Impact of climate tangible as UK summer hits new heights

The UK Met Office has said the growing impact of climate change has continued as the country saw its hottest summer since records began.

This year’s summer is the joint warmest on record according to mean temperature. This means that four of the five warmest summers on record for England have occurred since 2003, as the effects of human-induced climate change are felt on England’s summer temperatures.

Dr Mark McCarthy of the National Climate Information Centre said: “For many this summer’s record-breaking heat in July – where temperatures reached 40.3°C at Coningsby in Lincolnshire – will be the season’s most memorable aspect. However, for England to achieve its joint warmest summer takes more than extreme heat over a couple of days, so we shouldn’t forget that we experienced some persistently warm and hot spells through June and August too.”

High pressure has dominated the UK weather this summer bringing long spells of dry and warm weather to many areas allowing heatwaves to develop each month, but most notably in July. Overall, the UK has seen 62% of its summer rainfall and mean temperatures were 1.1°C above the average of 14.6°C.

In England the warm and dry conditions have been more notable, with the mean temperature the joint warmest ever recorded (17.1°C) equalling that of summer 2018, and some areas have seen less than 50% of their typical summer rainfall. The warmest and driest areas relative to average were in the East and for East Anglia and parts of northeast England it was the hottest summer on record.

The hot weather was not confined to England. It was provisionally the fourth warmest summer for the UK overall. The UKs warmest summers are all very close. They were 2018 (15.8°C), 2006 (15.8°C), 2003 (15.7°C), 2022 (15.7°C), 1976 (15.7°C). It was the eighth warmest summer for both Scotland and Wales and 12th warmest for Northern Ireland

“For England 2022 was the 6th driest summer on record (103mm), and driest since 1995 (66mm), in a series from 1836,” said the Met Office. “For the UK overall it was the 10th driest summer (156mm) and driest since 1995 (106mm). Some of the driest regions relative to average were in East Anglia. Suffolk had its 2nd driest summer behind 1921, and Norfolk its 3rd driest (behind 1921 and 1983). “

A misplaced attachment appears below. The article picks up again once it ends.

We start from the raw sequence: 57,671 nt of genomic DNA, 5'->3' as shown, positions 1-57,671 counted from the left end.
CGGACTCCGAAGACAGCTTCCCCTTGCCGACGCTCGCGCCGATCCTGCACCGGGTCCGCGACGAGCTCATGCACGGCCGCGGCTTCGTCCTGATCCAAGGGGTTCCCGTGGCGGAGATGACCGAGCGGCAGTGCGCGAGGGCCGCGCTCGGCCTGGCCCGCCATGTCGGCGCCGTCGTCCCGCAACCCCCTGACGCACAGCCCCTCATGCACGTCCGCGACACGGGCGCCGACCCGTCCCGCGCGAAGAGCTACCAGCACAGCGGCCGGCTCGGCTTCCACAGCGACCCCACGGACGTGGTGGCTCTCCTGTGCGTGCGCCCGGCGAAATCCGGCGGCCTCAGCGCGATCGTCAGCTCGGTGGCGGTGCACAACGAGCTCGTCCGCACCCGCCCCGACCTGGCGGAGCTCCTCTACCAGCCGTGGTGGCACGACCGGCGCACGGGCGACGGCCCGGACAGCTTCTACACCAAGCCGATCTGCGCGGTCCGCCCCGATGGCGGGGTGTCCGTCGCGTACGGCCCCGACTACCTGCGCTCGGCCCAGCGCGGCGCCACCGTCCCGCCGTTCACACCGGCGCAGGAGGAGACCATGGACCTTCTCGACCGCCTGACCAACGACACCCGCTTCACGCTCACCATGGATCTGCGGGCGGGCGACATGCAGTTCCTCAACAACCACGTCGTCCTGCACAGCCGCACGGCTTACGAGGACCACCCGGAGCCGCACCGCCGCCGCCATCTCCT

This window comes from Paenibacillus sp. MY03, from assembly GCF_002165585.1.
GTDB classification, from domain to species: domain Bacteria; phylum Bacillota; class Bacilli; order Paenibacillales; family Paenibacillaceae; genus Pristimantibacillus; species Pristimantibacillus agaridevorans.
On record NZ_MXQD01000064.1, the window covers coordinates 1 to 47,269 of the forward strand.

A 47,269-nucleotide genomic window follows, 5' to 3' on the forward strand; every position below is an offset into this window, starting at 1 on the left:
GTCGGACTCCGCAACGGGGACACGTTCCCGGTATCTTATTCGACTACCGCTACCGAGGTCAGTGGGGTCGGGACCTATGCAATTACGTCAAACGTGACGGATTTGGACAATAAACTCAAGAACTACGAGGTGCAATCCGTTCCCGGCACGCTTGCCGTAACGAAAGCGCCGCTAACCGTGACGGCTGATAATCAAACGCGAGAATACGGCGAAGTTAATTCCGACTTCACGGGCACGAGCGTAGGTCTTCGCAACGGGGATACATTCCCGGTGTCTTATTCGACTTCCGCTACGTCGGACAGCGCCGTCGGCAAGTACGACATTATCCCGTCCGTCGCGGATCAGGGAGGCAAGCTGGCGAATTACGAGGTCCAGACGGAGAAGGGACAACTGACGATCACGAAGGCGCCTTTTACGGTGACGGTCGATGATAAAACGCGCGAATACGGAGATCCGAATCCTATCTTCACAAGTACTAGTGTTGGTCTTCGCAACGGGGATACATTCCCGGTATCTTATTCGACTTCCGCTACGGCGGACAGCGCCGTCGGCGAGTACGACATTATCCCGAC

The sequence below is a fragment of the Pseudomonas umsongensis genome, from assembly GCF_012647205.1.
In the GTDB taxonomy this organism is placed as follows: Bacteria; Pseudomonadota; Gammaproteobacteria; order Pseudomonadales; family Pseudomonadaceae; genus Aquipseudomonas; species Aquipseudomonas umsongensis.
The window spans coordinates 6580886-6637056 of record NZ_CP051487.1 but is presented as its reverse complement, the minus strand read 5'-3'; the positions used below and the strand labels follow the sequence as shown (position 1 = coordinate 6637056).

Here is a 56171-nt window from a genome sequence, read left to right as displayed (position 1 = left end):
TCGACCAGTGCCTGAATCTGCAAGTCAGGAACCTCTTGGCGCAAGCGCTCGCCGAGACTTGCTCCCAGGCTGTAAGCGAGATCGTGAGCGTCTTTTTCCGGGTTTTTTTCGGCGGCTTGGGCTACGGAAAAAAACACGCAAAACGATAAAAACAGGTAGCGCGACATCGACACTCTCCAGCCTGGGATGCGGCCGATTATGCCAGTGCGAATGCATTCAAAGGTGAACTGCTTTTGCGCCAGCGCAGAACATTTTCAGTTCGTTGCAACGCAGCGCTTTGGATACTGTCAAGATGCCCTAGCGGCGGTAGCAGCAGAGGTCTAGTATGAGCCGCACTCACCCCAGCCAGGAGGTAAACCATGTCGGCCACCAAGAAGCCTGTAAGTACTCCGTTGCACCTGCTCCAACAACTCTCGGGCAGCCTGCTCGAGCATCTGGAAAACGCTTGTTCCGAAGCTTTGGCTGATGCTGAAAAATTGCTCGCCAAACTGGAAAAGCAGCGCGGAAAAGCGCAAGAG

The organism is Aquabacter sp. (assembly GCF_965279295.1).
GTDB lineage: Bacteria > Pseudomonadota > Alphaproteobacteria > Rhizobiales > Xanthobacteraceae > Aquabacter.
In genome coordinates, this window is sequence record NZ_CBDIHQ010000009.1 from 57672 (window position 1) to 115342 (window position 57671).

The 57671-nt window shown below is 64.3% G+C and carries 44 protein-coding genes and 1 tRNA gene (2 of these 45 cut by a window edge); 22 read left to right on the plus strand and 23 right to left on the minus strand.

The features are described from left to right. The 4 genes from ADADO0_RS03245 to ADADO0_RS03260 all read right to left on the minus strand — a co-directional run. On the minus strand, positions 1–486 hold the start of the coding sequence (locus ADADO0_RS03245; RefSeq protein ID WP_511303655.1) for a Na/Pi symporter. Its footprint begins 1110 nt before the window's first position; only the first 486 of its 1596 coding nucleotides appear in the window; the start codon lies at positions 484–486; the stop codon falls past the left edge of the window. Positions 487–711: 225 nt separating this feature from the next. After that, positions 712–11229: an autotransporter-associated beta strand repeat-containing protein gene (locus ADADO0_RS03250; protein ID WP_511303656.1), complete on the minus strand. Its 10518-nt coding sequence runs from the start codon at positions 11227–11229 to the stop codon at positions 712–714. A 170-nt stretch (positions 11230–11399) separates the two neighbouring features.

It added: “2022 started as it meant to go on with the warmest New Year’s day on record, and since then every month has been warmer than average through 2022 bringing the UK, the warmest first eight months of the year in a series that goes back to 1884.

McCarthy explained: “The average temperature for January to August for the UK in 2022 has been 10.51°C, making this year so far warmer than the previous record of 10.2°C in 2014. It is too early to speculate on how the year overall will finish, but the persistent warm conditions are certainly notable and have certainly been made more likely by climate change”

Following southern England’s driest July on record, August has provided some respite from the aridity, with rain and thunderstorms mid-month. However, this hasn’t been enough to bring us closer to our usual levels by this point in the year.

“Through August, the UK received 54% of the average rainfall (51mm), adding to the list of dry months in 2022,” McCarthy added. “So far in 2022, 538mm of rain has fallen on average in the UK and 348mm in England, meaning it has been the driest year so far for both the UK and England since 1976, ranking 15th and 5th driest respectively in a series that goes back to 1836.”

In England the warm and dry conditions have been more notable, with the mean temperature the joint warmest ever recorded (17.1°C) equalling that of summer 2018, and some areas have seen less than 50% of their typical summer rainfall. The warmest and driest areas relative to average were in the East and for East Anglia and parts of northeast England it was the hottest summer on record.

Click here to add your own text

SHARE: